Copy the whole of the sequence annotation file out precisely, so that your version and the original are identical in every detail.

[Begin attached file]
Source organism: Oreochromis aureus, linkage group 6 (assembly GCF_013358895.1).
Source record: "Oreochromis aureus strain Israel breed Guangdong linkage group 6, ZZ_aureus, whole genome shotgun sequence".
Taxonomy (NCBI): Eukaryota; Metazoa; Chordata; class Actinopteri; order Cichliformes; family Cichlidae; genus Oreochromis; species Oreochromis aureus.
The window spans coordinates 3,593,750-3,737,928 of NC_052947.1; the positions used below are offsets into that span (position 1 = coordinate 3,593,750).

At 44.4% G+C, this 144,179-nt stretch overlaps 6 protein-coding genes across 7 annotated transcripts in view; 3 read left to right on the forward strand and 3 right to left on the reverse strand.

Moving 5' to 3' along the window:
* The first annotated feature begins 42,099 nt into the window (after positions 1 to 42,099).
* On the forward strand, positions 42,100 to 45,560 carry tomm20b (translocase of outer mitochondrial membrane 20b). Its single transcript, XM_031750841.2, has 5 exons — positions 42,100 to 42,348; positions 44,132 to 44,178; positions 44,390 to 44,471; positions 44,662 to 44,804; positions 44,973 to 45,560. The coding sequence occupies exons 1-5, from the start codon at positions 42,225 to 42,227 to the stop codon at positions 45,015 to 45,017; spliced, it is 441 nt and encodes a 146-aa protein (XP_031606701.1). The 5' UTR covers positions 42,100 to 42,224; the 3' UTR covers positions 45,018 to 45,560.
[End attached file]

Source organism: Oreochromis aureus, linkage group 6 (assembly GCF_013358895.1).
Source record: "Oreochromis aureus strain Israel breed Guangdong linkage group 6, ZZ_aureus, whole genome shotgun sequence".
Taxonomy (NCBI): Eukaryota; Metazoa; Chordata; class Actinopteri; order Cichliformes; family Cichlidae; genus Oreochromis; species Oreochromis aureus.
The window spans coordinates 3,593,750-3,737,928 of NC_052947.1; the positions used below are offsets into that span (position 1 = coordinate 3,593,750).

At 44.4% G+C, this 144,179-nt stretch overlaps 6 protein-coding genes across 7 annotated transcripts in view; 3 read left to right on the forward strand and 3 right to left on the reverse strand.

Moving 5' to 3' along the window:
* The first annotated feature begins 42,099 nt into the window (after positions 1 to 42,099).
* On the forward strand, positions 42,100 to 45,560 carry tomm20b (translocase of outer mitochondrial membrane 20b). Its single transcript, XM_031750841.2, has 5 exons — positions 42,100 to 42,348; positions 44,132 to 44,178; positions 44,390 to 44,471; positions 44,662 to 44,804; positions 44,973 to 45,560. The coding sequence occupies exons 1-5, from the start codon at positions 42,225 to 42,227 to the stop codon at positions 45,015 to 45,017; spliced, it is 441 nt and encodes a 146-aa protein (XP_031606701.1). The 5' UTR covers positions 42,100 to 42,224; the 3' UTR covers positions 45,018 to 45,560.